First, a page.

Pelvic Inflammatory Disease (PID): Causes, and Treatment

Jagdish Tandia

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What is Pelvic Inflammatory Disease?

Pelvic Inflammatory Disease (PID) The name given to the infection of the reproductive organs located in the lower part of the woman’s abdomen. This is also commonly referred to as a “pelvic infection.” This can happen if you have had a venereal disease such as gonorrhea or chlamydia and it is not treated. This disease can occur even if childbirth or spontaneous abortion or abortion was done in unhygienic conditions in the near past period.

Pelvic Inflammatory Disease (PID)-causing germs to travel through the vagina and cervix to reach the uterus, fallopian tubes, and ovaries. If this infection is not treated in time, it can lead to long-lasting pain, serious illness, or death. Infection in the fallopian tubes can cause scarring to form, putting you at risk of infertility or pregnancy outside the uterus (“ectopic pregnancy”).

What causes pelvic inflammatory disease?

The most common types of bacteria that can cause this type of infection are chlamydia and gonorrhea. This type of bacteria is usually transferred through an infected person.

Other reasons due to Pelvic Inflammatory Disease (PID) can occur-

  • Multiple sexual partners
  • Having unprotected sex
  • It spreads more rapidly in girls under the age of 25 because the mouth of their uterus is not ready to deal with sexually transmitted diseases by this age.
  • Being in a sexual relationship with someone who has multiple sexual partners.

Symptoms of pelvic inflammatory disease (PID)

You may have one or more of these symptoms

  • Pain in the lower abdomen or waist
  • Feeling extremely sick or weak
  • Yellow or green discharge with foul odor from the vagina.
  • Pain or bleeding during intercourse
  • Menstrual irregularities
  • High fever with chills or in some cases fever without chills
  • pain while urinating
  • Abnormal uterine bleeding without a period cycle
  • Intestinal upset
  • Tiredness

When should you seek a doctor’s help?

The pelvic inflammatory disease (PID) sometimes does not show any symptoms or its symptoms are very mild. However, if a woman is experiencing any of the below-mentioned symptoms, it means the matter is quite serious and the person concerned should consult a doctor without delay. These symptoms are-

  1. To pass away
  2. Vomit
  3. Severe abdominal pain
  4. High fever

If any of the above symptoms are happening then you should immediately consult a doctor. This infection may have spread to your blood or other parts of the body. In some cases, they can even be fatal. Therefore, it is important that before the problem escalates, the doctor should be contacted and some necessary tests are done and the right treatment is taken.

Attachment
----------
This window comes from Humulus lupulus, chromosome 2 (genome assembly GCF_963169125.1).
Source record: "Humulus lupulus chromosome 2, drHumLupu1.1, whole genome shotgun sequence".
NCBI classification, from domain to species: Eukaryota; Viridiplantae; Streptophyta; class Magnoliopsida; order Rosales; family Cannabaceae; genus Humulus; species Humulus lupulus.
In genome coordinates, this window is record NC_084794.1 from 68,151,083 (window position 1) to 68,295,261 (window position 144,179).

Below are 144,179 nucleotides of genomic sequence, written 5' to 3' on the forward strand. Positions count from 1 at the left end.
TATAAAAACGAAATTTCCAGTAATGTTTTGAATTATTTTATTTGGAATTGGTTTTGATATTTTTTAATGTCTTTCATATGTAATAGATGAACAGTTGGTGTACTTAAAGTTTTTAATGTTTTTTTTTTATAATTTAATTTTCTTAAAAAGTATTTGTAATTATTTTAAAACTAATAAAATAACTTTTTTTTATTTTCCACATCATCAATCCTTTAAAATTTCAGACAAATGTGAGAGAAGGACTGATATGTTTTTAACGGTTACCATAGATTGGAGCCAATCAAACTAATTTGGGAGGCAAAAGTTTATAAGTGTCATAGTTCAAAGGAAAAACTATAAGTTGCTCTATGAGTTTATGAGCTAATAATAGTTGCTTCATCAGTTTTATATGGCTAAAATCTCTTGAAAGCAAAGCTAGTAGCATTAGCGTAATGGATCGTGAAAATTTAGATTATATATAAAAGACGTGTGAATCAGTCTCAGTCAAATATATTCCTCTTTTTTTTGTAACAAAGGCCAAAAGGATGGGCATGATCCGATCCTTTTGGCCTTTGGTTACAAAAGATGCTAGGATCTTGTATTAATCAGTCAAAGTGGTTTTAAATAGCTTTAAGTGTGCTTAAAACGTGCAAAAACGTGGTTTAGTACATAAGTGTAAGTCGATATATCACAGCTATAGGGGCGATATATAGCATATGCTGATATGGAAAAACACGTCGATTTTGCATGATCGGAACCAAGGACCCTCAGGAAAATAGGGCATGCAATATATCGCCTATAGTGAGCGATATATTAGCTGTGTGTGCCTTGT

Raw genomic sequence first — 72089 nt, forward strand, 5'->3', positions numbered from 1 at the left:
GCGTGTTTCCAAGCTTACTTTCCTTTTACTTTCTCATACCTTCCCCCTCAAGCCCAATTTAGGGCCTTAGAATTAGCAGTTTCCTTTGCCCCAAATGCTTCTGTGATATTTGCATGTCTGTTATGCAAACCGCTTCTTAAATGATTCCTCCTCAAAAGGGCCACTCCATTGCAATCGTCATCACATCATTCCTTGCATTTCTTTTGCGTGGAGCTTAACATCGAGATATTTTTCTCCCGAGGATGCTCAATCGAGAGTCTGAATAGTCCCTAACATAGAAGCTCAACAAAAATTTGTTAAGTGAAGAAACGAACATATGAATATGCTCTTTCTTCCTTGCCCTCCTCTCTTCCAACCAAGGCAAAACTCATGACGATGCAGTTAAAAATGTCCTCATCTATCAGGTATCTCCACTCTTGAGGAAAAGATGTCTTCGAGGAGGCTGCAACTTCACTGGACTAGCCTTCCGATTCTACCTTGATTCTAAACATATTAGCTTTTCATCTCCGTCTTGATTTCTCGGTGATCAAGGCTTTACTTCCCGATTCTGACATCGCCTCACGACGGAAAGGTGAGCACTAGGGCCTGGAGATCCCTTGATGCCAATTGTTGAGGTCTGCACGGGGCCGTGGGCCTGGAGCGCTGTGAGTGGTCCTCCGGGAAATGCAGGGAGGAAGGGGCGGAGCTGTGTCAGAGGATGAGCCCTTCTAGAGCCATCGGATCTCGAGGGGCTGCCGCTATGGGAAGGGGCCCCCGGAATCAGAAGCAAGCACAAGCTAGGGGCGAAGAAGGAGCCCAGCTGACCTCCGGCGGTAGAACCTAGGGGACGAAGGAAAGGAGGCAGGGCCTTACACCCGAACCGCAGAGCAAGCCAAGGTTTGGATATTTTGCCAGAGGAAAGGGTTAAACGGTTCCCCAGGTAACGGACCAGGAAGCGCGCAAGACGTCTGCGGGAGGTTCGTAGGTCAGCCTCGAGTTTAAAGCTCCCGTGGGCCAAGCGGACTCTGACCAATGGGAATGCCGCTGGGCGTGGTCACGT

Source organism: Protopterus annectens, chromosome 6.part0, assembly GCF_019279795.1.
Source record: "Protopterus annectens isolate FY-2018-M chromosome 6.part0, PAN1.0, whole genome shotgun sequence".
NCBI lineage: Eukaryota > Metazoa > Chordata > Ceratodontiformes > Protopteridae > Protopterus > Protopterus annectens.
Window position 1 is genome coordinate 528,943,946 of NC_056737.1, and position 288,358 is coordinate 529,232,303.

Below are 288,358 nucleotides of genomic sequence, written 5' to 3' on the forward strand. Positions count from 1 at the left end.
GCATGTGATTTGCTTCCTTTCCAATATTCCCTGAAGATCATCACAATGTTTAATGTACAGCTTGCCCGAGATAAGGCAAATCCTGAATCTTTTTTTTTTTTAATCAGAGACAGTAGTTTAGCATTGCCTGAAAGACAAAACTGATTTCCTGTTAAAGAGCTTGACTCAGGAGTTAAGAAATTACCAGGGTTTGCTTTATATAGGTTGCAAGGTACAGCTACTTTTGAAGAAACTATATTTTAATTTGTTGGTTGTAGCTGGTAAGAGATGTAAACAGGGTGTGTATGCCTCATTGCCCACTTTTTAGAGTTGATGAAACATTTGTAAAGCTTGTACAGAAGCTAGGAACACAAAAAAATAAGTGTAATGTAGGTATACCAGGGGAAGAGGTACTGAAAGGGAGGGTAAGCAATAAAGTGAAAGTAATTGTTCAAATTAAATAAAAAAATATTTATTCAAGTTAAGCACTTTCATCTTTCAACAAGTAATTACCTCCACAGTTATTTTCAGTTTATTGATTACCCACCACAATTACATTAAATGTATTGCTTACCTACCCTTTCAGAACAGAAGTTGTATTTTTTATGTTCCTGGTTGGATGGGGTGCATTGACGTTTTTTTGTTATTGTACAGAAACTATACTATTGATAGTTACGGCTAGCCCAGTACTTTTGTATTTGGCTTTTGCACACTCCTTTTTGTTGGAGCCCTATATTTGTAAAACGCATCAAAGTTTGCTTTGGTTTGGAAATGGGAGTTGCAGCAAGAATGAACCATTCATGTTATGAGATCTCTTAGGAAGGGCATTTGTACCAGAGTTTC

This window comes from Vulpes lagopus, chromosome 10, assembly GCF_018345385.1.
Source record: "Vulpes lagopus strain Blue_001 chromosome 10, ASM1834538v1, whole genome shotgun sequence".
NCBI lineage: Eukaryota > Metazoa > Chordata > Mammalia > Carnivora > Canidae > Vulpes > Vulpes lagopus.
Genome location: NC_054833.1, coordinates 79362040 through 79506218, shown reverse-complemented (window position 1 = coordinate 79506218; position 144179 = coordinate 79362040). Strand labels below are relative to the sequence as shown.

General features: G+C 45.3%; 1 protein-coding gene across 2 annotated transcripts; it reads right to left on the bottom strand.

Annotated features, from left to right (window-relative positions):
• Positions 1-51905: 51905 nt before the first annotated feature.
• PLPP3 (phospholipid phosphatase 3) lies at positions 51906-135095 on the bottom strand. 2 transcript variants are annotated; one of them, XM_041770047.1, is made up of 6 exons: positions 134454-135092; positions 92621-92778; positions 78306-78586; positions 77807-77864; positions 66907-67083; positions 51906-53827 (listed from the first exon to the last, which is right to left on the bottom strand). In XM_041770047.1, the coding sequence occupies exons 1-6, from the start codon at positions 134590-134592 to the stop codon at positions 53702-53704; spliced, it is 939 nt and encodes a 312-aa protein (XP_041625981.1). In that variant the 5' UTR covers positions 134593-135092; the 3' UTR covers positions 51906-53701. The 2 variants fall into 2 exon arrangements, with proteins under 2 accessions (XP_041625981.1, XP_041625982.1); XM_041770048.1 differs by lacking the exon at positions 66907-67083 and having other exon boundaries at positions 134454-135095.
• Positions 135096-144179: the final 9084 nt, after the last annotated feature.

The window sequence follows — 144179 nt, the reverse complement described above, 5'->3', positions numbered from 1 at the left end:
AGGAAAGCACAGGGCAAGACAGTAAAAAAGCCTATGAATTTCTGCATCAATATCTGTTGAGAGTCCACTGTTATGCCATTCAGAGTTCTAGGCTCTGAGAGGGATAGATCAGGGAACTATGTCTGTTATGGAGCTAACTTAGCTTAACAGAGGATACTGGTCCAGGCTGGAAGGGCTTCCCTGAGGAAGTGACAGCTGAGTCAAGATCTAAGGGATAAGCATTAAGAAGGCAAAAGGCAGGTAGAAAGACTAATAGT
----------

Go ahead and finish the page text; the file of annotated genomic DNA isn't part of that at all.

Pelvic inflammatory disease (PID) Treatment

Start taking the medicines mentioned below immediately. If you do not feel better after two days and two nights (48 hours) of treatment, or if you are still very ill and have a high fever or vomiting, or if you have recently had labor or miscarriage, seek medical attention immediately to a hospital or health facility. Go to Center You need to be given more powerful drugs intravenously.

Medicines for pelvic inflammatory disease (PID)

This infection is often caused by a mixture of different germs. So you have to take three medicines together

Medicine box 1

  1. Norfloxacin – 800 mg – Orally, once a day (pregnant, lactating, And women below 16 years of age should take it)
  2. Doxycycline – 100 mg – Orally, twice a day. (Pregnant and lactating women should take it for 10 days)
  3. Metronidazole – 400 mg – orally, 3 times a day for seven days.

These medicines should be taken only under the supervision of a skilled health worker.

Other medicines for pelvic inflammatory disease

Medicine box 2

You can use any of the following medicines in place of Pelvic Inflammatory Disease. (PID)

  1. Ceftriaxone – 250 mg – once a day only – by muscle injection
  2. Cefixime – 400 mg – By mouth, only once a day.
  3. Cotrimoxazole – 480 mg Orally, 2 tablets together (80 mg trimethoprim and 400 mg sulfamethoxazole) twice daily – for seven days.
  4. Ciprofloxacin – 500 mg – By mouth, 2 times a day for -5 to 7 days (do not use if pregnant, lactating, or under 16 years of age).
  5. Kanamycin – 2 g – By injection into a muscle, once a day (Do not use in pregnant, lactating women and women who are mobile).

You can use any of the following medicines in place of doxycycline

  1. Tetracycline – 500 mg – By mouth, four times a day for ten days (do not use by pregnant and lactating women).
  2. Erythromycin – 500 mg – By mouth, four times a day – for two days.
  3. Amoxicillin – 500 mg – by mouth, 3 times a day – for ten days

All these medicines should be taken only under the supervision of a trained health worker.